The man who taught America the virtues of non-violence

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The man who taught America the virtues of non-violence

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The US this week marked the birthday of one of its most celebrated figures, Dr. Martin Luther King, Jr. He was born 90 years ago in Atlanta, Georgia, the son of a Baptist minister and a housewife. He went on to become a minister himself. He earned a doctorate in theology and he eventually became the face of the US civil rights effort — the most transformative movement in America in 100 years. He was assassinated by a bigot when he was only 39 years old, but he managed to represent the conscience of America in little more than a decade of activism.
He is remembered as a compelling orator and a front-lines activist. For the US, he was the leader of a movement to bring equality to all Americans, regardless of appearance or ancestry, but he provided much for the global audience as well. He showed the world that all people should only be “judged… by the content of their character,” that there is a moral advantage granted to those engaged in dedicated non-violent protest, and that large social changes must be driven by the people and through an appeal to the morality and sympathy of a population.
When the US Civil War ended in 1865, around 4 million black slaves were freed. At first, almost all remained in the southern part of the country, farming as they had while enslaved. The country invoked what was called Reconstruction after the Civil War in an attempt to bring the South back into the Union and to ensure the rights of black Americans. However, Reconstruction did not last long and black Americans were soon facing discrimination and, in some cases, terroristic violence. Across the South, an invidious system called Jim Crow was in place to institutionalize discrimination.
Schools and public facilities were segregated under Jim Crow, as were private restaurants and theaters. Employers and the government openly and legally discriminated against black people. Black and white Americans were forbidden from marrying across the South. Black Americans did not expect equal treatment from the justice system. In short, black Americans were denied the civil rights that white Americans enjoyed.

While protesting with his body, Dr. Martin Luther King, Jr. was enriching the US and the world with his words.

Ellen R. Wald

There were always Americans — both black and white — who opposed this two-class system, but the cry for change grew after the Second World War and the Korean War, when black soldiers returned from fighting and the whole world seemed to be in the midst of liberal upheaval. King was not the first civil rights leader in America, but he quickly became the recognized voice of the movement. In 1955, having just earned his Ph.D., he led the Montgomery bus boycott — a peaceful year-long protest that led to a court decision to force integrated seating on the city’s public buses. During the protest, King’s house was bombed, yet he continued to advocate for only peaceful responses.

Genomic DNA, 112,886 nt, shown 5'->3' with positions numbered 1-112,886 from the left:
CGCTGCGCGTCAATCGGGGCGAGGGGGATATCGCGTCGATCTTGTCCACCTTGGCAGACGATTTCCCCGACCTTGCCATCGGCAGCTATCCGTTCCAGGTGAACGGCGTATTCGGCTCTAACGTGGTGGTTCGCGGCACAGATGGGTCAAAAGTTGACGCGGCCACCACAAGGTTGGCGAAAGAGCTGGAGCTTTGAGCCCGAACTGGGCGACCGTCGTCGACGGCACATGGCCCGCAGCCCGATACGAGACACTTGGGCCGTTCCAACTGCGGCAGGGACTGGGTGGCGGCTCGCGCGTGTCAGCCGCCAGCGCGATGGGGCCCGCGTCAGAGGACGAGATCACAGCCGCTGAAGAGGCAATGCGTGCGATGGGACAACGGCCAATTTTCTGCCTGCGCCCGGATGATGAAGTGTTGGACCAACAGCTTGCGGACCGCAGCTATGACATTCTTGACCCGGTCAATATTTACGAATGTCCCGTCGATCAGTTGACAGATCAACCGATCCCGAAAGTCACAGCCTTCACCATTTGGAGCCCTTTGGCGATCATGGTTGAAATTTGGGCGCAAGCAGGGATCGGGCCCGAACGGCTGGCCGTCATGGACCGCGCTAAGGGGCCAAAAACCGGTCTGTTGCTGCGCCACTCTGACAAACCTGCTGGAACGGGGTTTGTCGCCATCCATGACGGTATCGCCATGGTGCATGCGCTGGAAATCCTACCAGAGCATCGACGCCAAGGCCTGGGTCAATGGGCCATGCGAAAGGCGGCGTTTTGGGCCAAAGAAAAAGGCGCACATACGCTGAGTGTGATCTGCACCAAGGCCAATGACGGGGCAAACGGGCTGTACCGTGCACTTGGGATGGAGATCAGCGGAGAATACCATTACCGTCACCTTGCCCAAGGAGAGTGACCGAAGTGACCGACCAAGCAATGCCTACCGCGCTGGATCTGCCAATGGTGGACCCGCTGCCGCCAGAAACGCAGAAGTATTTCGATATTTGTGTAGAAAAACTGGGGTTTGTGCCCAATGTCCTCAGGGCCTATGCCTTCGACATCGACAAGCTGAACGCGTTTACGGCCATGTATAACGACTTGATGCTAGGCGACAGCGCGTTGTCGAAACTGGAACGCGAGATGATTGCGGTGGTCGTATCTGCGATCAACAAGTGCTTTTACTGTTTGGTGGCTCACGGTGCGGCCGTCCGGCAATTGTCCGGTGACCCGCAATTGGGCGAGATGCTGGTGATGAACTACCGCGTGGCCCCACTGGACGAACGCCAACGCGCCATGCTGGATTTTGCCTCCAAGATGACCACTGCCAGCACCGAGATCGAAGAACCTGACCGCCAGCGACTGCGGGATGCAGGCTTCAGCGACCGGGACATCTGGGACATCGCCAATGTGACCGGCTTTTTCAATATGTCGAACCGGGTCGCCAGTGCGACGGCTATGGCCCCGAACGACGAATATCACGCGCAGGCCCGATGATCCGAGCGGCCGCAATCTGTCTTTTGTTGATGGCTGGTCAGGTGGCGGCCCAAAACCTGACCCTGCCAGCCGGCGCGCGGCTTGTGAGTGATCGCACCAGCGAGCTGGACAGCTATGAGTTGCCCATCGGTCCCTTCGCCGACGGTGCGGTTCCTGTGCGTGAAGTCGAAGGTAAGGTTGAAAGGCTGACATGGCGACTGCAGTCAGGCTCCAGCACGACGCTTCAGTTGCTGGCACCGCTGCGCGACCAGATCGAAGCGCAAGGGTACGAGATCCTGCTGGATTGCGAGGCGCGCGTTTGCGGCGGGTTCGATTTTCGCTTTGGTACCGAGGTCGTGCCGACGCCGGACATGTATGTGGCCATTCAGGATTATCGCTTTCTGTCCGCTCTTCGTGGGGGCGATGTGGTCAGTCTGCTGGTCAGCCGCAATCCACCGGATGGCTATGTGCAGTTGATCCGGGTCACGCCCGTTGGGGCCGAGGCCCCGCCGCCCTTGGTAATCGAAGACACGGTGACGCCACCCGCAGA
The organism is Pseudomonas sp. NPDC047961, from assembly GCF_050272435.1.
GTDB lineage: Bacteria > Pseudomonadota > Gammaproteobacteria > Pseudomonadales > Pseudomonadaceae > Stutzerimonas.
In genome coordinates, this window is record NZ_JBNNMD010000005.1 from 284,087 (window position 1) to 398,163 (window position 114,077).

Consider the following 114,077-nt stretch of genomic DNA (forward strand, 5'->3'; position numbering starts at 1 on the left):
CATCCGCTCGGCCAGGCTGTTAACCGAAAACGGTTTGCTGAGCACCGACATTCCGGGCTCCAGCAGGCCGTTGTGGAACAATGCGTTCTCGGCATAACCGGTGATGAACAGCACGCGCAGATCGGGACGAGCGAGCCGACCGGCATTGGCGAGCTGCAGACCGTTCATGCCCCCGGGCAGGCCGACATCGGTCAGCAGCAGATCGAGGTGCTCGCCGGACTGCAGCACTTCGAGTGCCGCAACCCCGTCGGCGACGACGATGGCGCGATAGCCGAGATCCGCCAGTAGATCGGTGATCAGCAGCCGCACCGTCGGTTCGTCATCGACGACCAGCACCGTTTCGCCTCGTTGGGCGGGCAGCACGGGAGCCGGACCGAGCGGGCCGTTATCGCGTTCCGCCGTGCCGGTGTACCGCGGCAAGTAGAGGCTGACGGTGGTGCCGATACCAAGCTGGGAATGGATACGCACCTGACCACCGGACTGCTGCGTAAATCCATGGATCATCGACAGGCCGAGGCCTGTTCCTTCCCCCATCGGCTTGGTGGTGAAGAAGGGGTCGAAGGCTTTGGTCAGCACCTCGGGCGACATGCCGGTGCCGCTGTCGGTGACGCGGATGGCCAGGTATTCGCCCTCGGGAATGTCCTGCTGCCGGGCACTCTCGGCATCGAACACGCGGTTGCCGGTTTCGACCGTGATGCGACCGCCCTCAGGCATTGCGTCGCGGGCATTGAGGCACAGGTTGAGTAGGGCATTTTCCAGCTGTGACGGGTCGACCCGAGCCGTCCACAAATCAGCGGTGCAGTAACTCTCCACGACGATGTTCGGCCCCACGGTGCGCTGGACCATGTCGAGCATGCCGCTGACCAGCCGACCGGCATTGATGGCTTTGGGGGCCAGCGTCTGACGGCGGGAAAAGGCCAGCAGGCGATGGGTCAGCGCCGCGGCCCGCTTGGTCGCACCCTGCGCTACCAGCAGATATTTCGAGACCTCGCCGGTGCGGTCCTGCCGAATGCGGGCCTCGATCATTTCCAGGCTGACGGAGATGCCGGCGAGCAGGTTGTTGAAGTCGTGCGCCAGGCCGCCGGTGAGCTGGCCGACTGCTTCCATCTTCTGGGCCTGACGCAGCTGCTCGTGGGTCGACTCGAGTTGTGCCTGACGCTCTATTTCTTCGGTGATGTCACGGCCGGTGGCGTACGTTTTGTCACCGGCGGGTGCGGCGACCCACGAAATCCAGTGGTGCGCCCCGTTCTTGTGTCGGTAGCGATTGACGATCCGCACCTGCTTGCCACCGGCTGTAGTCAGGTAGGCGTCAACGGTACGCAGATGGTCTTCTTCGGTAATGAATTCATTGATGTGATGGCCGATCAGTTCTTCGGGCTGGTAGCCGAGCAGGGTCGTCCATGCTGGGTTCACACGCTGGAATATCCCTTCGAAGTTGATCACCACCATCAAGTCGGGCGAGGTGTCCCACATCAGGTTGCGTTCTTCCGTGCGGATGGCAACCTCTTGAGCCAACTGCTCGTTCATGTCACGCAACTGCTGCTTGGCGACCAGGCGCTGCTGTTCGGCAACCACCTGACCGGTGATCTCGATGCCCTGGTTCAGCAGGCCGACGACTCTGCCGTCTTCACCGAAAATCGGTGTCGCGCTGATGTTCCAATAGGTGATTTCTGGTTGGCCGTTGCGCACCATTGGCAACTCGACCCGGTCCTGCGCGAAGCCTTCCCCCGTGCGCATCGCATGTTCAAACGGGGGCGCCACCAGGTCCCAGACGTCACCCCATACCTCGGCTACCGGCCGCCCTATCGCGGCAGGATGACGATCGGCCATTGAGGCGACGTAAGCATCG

He soon became the leader of the Southern Christian Leadership Conference, a group of non-violent activists connected through the organization of their churches. Throughout the 1960s, he was arrested and jailed, threatened and beaten. In Birmingham, Alabama, in 1963, he led a movement to force the local police to make mass arrests to draw attention to the evils of segregation. In the summer of 1964, he led nightly marches in St. Augustine, Florida, where hundreds were arrested, including black activists from various organizations, a group of rabbis, the elderly mother of the governor of Massachusetts, and other northern whites. Later that year, in Selma, Alabama, he led a march at which the local police viciously attacked and beat the protesters. He led more public protests, often at great personal risk, in Tennessee, Alabama and even Chicago, Illinois.
While protesting with his body, he was enriching the US and the world with his words. After he was arrested in Birmingham, he wrote the famous “Letter from Birmingham Jail,” in which he explained the use of non-violent protest and resistance to oppose racism. He also wrote about the obligation to contest unjust laws, as well as the words “injustice anywhere is a threat to justice everywhere.” King would later protest against injustices beyond racism, supporting the anti-war movement, workers’ causes and Native Americans, among others.
At the end of the summer of 1963, he gave his most influential speech, remembered for the famous phrase “I have a dream.” He told the nation of his dream that America would be a place where all men are equal, where different people can peacefully sit together, and where even the most segregated state will become an “oasis of freedom and justice.” He said: “I have a dream that my four little children will one day live in a nation where they will not be judged by the color of their skin but by the content of their character.”
He identified the worst faults in America, and then he helped the nation achieve the greatness of its founding principles by leading a revolt from below. He was not a politician, he was not wealthy and he was not previously famous. He held no power but that granted by his convictions, his words and his deeds. He was a wise man with a penchant for speaking clearly and arguing for the righteous cause. Above all, King taught us that the people must improve their own society through moral opposition to injustice.

• Ellen R. Wald, Ph.D. is a historian and author of “Saudi, Inc.” She is the president of Transversal Consulting and also teaches Middle East history and policy at Jacksonville University.
Twitter: @EnergzdEconomy

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